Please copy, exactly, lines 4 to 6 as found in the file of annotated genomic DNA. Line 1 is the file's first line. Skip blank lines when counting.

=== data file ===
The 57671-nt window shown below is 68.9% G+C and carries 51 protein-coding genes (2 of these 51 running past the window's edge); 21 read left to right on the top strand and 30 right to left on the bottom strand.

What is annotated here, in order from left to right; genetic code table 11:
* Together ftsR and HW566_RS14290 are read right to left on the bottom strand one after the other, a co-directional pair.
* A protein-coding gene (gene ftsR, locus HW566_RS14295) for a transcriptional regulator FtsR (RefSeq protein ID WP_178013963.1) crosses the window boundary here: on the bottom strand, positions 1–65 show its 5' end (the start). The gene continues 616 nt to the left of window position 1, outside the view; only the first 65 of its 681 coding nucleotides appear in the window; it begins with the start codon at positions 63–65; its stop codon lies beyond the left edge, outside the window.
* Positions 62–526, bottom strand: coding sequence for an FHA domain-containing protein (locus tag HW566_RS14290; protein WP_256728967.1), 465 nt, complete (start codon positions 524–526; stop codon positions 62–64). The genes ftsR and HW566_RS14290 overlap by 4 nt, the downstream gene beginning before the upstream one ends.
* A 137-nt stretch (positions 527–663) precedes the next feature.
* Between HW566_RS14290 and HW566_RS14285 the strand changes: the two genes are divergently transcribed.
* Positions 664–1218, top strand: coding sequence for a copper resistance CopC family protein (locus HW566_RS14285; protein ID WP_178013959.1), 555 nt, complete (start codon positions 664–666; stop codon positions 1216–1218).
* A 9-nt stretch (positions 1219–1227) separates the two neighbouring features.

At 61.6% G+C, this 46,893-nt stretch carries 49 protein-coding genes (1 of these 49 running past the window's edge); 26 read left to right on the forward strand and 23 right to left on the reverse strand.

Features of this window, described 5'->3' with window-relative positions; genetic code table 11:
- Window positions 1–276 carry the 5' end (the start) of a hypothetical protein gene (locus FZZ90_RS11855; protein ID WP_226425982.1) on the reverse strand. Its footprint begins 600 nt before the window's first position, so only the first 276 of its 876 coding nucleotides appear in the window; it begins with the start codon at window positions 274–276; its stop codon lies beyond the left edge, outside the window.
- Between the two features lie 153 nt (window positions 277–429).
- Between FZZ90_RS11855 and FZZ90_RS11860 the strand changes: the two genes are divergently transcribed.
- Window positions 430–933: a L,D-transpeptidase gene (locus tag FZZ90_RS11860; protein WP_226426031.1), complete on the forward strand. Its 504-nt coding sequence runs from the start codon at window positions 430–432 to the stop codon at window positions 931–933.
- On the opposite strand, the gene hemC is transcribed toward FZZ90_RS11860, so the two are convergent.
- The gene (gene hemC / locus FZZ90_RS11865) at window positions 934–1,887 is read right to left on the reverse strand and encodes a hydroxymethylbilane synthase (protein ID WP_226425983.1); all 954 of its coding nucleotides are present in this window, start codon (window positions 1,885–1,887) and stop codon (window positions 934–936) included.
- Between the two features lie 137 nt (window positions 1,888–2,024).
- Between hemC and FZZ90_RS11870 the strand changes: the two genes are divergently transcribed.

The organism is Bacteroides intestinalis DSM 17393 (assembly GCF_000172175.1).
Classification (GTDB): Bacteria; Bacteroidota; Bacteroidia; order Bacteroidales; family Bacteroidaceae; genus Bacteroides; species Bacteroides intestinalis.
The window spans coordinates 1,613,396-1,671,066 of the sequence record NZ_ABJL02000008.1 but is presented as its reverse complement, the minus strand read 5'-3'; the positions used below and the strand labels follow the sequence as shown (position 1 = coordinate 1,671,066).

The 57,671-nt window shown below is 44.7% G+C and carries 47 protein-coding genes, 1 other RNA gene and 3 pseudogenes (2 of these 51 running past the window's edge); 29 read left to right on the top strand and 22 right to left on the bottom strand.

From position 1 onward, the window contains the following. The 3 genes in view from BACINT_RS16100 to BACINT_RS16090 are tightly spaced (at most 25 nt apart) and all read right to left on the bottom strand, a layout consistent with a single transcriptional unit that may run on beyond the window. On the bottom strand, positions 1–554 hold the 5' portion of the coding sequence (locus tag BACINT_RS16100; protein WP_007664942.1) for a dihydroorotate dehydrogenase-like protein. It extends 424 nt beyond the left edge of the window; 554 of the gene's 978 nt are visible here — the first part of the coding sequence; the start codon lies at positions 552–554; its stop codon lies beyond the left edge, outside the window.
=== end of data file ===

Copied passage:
* A protein-coding gene (gene ftsR, locus HW566_RS14295) for a transcriptional regulator FtsR (RefSeq protein ID WP_178013963.1) crosses the window boundary here: on the bottom strand, positions 1–65 show its 5' end (the start). The gene continues 616 nt to the left of window position 1, outside the view; only the first 65 of its 681 coding nucleotides appear in the window; it begins with the start codon at positions 63–65; its stop codon lies beyond the left edge, outside the window.
* Positions 62–526, bottom strand: coding sequence for an FHA domain-containing protein (locus tag HW566_RS14290; protein WP_256728967.1), 465 nt, complete (start codon positions 524–526; stop codon positions 62–64). The genes ftsR and HW566_RS14290 overlap by 4 nt, the downstream gene beginning before the upstream one ends.
* A 137-nt stretch (positions 527–663) precedes the next feature.